NGV Environmental Benefits

NGV Environmental Benefits Natural gas is one of the cleanest burning alternative transportation fuels available today. Long recognized as an excellent fuel when used to generate electricity, heat homes, and fuel industrial facilities, natural gas is emerging as a leader in the alternative fuels marketplace.

Using natural gas as vehicle fuel helps the environment by positively affecting:

In addition, natural gas does not contaminate lakes, rivers, or groundwater as petroleum fuels do because it quickly dissipates into the atmosphere if a leak or spill occurs.

Commercially available medium and heavy-duty natural gas engines have demonstrated over 90% reduction in particulate matter and more than 50 percent reduction in nitrogen oxides (NOx) relative to commercial diesel engines. Natural gas engines also produce less greenhouse gases (CO2) that contribute to global warming.

See the Alternative Fuels and Advanced Vehicles Data Center (AFDC) for more information.

Energy Efficiency

Beyond the role of the fuel used in affecting CO2 emissions, the efficiency of the engine used affects the rate of CO2 emission. Obviously the use of more efficient engines results in greater fuel economy and associated lower CO2 emissions. Generally, diesel cycle engines Otto cycle. Spark ignition engines, which are in turn more efficient than gas turbine, jet engines. Use of any of these engines within hybrid cycles improves the overall efficiency of the system.

Different engines have different efficiency curves depending on the load on the engine. Hybrid engine efficiencies vary depending on the drive cycle of the vehicle. Vehicles used in stop and go urban applications where regenerative braking is used to capture and store braking energy show greater efficiency gains than vehicles used in highway transit applications. Natural gas hybrids are currently being used in a limited number of applications and promise impressive CO2 reductions.

Natural gas can be used in both spark ignition engines as well as diesel engines. Use of natural gas in a diesel engine generally requires a small amount of diesel fuel to initiate the combustion. This pilot fuel generally accounts for less than 1 percent to 20 percent of the fuel mixture depending on the load and the engine.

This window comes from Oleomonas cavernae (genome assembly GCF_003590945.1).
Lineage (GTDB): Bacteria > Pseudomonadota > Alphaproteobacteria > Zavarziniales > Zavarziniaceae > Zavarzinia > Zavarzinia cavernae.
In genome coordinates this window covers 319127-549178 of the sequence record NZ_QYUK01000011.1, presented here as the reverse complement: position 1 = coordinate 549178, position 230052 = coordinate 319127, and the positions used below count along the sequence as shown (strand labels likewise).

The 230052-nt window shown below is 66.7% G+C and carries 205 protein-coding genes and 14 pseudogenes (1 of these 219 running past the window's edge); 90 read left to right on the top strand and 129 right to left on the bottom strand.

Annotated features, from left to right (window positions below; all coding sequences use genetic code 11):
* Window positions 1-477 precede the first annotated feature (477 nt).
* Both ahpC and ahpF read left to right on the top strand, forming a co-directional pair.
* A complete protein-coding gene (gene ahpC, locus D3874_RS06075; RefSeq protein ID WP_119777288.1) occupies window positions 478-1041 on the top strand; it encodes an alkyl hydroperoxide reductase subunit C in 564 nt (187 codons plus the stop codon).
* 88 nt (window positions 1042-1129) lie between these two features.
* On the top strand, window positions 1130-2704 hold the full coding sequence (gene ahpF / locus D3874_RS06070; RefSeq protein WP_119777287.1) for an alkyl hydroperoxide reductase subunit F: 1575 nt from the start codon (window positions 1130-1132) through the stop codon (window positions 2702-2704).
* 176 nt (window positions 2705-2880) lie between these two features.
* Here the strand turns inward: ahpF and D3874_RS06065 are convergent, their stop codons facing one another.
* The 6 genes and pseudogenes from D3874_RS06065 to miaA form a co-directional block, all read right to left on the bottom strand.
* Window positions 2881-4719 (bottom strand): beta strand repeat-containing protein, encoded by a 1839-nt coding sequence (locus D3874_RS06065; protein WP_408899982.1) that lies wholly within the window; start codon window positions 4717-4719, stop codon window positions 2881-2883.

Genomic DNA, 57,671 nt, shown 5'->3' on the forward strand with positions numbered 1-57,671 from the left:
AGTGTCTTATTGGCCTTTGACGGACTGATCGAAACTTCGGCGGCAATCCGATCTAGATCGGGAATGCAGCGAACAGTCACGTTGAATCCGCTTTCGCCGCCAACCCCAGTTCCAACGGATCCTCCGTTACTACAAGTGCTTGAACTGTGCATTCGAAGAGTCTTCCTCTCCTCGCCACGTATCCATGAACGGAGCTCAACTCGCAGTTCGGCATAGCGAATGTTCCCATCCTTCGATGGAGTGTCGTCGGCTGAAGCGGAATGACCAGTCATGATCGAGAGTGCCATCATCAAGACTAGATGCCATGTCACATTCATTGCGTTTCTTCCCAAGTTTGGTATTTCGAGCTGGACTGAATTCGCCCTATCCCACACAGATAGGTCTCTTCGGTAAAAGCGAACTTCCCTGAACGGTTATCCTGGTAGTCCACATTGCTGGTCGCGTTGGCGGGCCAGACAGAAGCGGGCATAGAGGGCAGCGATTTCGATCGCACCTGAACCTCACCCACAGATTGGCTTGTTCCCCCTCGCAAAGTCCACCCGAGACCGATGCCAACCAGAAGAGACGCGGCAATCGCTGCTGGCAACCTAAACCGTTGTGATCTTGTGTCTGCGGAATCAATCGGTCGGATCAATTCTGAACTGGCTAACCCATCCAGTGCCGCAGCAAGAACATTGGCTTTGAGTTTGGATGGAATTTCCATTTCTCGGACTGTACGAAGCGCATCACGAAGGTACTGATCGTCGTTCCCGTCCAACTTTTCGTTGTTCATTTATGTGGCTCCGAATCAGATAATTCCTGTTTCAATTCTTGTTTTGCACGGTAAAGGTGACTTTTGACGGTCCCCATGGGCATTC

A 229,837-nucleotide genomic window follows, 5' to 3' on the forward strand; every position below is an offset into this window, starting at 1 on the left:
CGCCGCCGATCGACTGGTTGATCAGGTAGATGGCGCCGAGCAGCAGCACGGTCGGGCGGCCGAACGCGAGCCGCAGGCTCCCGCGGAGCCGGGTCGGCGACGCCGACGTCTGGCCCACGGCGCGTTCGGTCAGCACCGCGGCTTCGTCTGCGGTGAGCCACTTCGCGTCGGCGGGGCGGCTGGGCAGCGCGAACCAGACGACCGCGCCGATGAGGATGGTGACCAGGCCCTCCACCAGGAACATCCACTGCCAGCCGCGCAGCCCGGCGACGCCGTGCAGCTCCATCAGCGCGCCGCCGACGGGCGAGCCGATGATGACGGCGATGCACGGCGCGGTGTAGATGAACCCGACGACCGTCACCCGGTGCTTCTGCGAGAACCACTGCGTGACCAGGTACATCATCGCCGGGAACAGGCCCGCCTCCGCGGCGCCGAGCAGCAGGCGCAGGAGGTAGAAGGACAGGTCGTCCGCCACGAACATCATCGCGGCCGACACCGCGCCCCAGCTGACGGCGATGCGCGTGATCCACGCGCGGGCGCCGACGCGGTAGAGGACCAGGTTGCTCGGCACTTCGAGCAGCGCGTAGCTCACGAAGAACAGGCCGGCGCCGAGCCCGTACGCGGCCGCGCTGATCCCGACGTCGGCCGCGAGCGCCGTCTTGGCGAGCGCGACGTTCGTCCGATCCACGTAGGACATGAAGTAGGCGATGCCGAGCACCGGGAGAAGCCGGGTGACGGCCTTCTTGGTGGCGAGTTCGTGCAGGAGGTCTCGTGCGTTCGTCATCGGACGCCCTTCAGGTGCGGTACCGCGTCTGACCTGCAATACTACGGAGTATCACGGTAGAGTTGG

Engine/Fuel Combinations

By mixing various fuels with various engine cycles, you can quickly derive the optimum mix of engines, fuels, and technologies. An ultimate hybrid configuration would be to use a natural gas dual-fueled engine, piloted by biodiesel fuel, configured in a plug-in hybrid and would result in very low CO2 emissions. When the CO2 emissions of this configuration are compared with a hydrogen fuel cell, the overall "wellhead to wheel" CO2 emissions would be comparable to a hydrogen fuel cell vehicle, assuming that the electricity is derived from a fossil fuel.

Emission Comparisons

Over time, natural gas has effectively set the standard for the engine industry in demonstrating greater and greater emission reductions. As a result, diesel engine manufacturers have continually struggled to meet the emission performance of natural gas engines especially for NOx. No matter how clean diesel technology has become, natural gas engines have always remained lower in overall NOx emissions.

The attached table summarizes the relative emission attributes of various fuels and engine cycles:

More Benefits

Noise:

Noise emissions from natural gas fuel engines are less intrusive in the environment than noise from diesel engines. Noise from natural gas engines is generally not as loud and is less bothersome than the lower pitch rumble associated with diesel engines. Because natural gas engines don't emit the same degree of high energy sound waves as diesel engines, transit, school buses and refuse trucks operating in urban neighborhoods are likely to be less objectionable than their diesel equivalent. In addition, the lower pitched diesel rumble sound waves will travel further before dissipation than higher pitched noise and thus creates a greater noise footprint in the environment.

Worker exposure (air emissions, noise, and odor):

While most environmental assessments generally focus on the impact of emissions on ambient air quality, these reductions also limit worker exposure and improve the working environment.

Spills and ground water impacts:

Spills and leaks of liquid petroleum products (gasoline and diesel fuels) routinely contaminate surface water and groundwater.

Natural gas cannot contaminate these water supplies as it vaporizes into the atmosphere if released. The costs to build and operate spill prevention and control facilities are not generally considered in comparing traditional fuels against natural gas. As such it is a hidden, though very real cost to owners of facilities dispensing and using liquid petroleum products.